Your Student Number: Reference Admiraal, W. and Wubbels, T. (2012) Multiple voices, multiple realities, what truth? Student teachers’ learning to reflect in different paradigms. Teachers and Teaching: Theory and Practice, 11 (3): 315-329. 1. What is the study about?…
3. Focus/scope The focus is comparing rationalistic and naturalistic paradigms in evaluating student teachers’ reflective practice held at Utrecht University and Trondheim University. 4. Location & Duration The locations of the study are Utrecht University and Trondheim University. The duration is a period of two to four months at the end of the teacher education programme. 5. Research Design & Methods Naturalistic (qualitative) method and mixed methods are used. The researchers have moved away from traditional research methods towards a concern for story-telling. 6. Key Concepts and Ideas The REFLECT project is linked to the postmodern period characterised by Guba and Lincoln or post-experimental enquiry. It involves two paradigms, rationalistic and naturalistic, in which the reflections of student teachers are compared through the Utrecht study and Trondheim study. 7. Key Findings, Recommendations, & Implications for Your Enquiry Interactions between communicating persons – student teacher, teacher educator, and researcher -are the one creating “voices”. The researchers are part of the story they are telling. The researchers’ interpretation is the true voice of the refection in the study. The shift from a rationalistic perspective towards a more naturalistic one is mirrored in the Trondheim study. No recommendations are provided. The implications for my enquiry are that the paradigms can aid in evaluatinghow misbehavior of students may be affected on the teacher performance in classroom? Admiraal and Wubbels’ (2012) have focused on comparing two research approaches of reflective practice of two different modes of tele-guidance. This comparison is seen herein as an essential stance for the study in providing a clear view of the methodologies and approaches used. The purpose of this critical evaluation is to lay down the similarities and differences between two approaches in reflective thinking, aiming to draw inferences on how these approaches may be adopted to my own study, which is how misbehavior of students may affect the teacher’s performance in the classroom. The direction of Admiraal and Wubbels’ (2012) study to take on a storytelling method from the traditional research methods is congruent to its purpose and nature, being focused on comparing two research approaches of reflective practice of two different modes of tele-guidance. The position of the study is highlighted in the fact that it resulted in two different reports on student teachers’ reflective stances despite the fact that they share some perspectives on educational practices and reflections. Admiraal and Wubbels have emphasised that the different analyses and results are where the differences in beliefs in the Utrecht and Trondheim studies lie, apparently to see any alternatives to viewing the same phenomenon through two different lenses. This direction of the studies apparently seeks to adopt replicability by employing mixed methods and qualitative method respectively, called ‘convergence’ by Gorard and Taylor. Similarly, my study on how misbehavior of students may affect the teacher’s performance in the classroom shall take on a qualitative method and a case study design, which can be drawn from in-depth interviews and participant observation. The Utrecht and Trondheim studies are focused on adopting two different paradigms to seeing two student teaching practice environments, contrasting each other ...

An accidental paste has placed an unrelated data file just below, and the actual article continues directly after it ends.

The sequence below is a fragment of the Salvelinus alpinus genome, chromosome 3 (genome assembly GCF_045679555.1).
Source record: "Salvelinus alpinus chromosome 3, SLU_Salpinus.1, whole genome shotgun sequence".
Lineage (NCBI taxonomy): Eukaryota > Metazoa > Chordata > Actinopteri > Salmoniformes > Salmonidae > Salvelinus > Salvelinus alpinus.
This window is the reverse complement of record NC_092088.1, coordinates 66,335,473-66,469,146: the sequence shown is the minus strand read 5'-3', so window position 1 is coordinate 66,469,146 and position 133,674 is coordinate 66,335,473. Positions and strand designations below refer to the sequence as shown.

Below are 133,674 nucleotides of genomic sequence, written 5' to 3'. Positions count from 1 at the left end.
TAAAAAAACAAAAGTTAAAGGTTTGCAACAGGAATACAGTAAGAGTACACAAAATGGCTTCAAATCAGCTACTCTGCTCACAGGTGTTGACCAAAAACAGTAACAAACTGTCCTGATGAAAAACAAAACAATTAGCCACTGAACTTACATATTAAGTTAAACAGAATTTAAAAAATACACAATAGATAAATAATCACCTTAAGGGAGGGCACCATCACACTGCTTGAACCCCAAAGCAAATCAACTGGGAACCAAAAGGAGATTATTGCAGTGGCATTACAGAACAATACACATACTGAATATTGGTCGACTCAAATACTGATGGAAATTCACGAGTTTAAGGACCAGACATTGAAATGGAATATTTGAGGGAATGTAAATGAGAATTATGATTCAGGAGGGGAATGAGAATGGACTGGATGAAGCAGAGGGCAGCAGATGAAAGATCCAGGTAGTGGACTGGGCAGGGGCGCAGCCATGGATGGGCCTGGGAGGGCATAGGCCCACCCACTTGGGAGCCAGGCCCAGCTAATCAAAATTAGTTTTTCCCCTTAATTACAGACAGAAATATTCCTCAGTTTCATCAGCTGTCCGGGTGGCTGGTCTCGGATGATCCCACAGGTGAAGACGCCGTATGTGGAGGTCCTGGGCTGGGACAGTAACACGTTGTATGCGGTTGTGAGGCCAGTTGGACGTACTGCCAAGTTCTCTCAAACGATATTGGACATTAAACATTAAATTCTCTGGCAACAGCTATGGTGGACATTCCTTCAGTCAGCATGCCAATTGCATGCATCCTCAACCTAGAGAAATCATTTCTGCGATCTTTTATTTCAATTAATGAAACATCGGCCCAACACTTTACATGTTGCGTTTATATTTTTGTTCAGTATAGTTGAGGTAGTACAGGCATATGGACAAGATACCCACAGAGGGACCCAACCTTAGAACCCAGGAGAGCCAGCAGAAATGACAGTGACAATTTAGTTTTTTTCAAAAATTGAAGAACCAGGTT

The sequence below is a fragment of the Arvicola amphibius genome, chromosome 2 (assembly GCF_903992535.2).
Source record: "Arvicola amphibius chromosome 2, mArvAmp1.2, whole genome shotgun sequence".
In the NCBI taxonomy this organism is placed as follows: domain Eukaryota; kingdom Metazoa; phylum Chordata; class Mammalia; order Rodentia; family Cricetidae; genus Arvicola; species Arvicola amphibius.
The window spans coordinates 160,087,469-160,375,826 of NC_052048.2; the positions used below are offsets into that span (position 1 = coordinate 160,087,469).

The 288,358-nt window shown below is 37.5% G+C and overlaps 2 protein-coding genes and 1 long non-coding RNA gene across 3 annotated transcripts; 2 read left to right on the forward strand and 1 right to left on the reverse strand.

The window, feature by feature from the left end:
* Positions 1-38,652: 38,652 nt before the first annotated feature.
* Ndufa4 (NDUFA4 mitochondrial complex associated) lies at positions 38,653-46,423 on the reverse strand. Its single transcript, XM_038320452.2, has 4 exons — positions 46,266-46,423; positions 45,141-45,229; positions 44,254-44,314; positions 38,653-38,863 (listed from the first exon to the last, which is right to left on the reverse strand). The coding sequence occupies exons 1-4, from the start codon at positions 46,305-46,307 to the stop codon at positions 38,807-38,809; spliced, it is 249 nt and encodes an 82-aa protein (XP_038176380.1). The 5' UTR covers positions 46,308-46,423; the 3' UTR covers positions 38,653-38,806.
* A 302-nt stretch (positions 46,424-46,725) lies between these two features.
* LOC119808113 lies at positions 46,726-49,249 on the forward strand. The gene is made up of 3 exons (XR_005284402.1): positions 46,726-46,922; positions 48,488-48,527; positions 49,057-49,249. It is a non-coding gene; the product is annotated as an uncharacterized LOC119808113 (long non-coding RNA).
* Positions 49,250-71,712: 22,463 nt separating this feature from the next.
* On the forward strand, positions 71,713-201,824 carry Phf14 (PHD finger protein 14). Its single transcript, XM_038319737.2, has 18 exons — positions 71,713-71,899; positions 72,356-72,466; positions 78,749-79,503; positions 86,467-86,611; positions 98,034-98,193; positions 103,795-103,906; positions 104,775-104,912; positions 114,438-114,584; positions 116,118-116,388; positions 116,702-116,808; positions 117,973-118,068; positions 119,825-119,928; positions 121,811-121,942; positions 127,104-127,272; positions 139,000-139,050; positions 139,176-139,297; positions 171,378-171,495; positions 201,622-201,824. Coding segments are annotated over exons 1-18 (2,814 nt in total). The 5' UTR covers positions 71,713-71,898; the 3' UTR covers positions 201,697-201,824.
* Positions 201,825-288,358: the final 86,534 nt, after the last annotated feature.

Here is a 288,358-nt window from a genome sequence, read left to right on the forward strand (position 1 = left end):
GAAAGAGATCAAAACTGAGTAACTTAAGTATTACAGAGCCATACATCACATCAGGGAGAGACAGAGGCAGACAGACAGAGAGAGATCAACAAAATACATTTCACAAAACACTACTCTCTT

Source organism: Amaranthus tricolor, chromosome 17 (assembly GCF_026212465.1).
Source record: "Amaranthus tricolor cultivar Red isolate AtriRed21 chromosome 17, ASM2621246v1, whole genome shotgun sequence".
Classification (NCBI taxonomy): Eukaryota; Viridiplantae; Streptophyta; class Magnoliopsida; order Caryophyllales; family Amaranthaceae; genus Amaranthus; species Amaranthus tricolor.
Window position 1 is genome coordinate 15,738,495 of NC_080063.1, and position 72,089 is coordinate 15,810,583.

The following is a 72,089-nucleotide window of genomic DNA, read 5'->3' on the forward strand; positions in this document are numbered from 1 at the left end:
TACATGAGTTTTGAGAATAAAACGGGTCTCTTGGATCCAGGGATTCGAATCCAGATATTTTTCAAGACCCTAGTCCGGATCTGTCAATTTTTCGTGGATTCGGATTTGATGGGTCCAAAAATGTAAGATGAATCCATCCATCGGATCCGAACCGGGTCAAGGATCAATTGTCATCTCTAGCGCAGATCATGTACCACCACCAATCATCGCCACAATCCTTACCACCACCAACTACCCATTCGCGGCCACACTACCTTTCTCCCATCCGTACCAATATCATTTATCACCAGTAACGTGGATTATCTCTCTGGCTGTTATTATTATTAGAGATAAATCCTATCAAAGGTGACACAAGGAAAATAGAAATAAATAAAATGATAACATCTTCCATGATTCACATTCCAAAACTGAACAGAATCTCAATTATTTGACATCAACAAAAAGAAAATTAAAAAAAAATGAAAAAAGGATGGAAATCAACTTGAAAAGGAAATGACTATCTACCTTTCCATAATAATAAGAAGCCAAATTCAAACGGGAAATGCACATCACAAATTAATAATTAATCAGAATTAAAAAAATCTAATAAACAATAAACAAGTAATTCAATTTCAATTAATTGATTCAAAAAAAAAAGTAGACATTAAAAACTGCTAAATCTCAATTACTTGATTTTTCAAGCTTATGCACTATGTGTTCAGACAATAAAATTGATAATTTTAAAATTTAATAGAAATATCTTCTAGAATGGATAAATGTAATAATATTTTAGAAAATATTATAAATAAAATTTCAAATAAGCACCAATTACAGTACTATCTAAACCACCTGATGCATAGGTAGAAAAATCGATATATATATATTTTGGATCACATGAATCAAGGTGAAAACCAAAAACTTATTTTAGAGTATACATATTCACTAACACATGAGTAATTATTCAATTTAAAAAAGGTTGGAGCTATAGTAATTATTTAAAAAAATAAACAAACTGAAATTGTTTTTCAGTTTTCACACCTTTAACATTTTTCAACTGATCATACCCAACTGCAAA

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to reflective practice in the school practicum using two different modes of tele-guidance, email messages and writing as a tool for clarification and comprehension.
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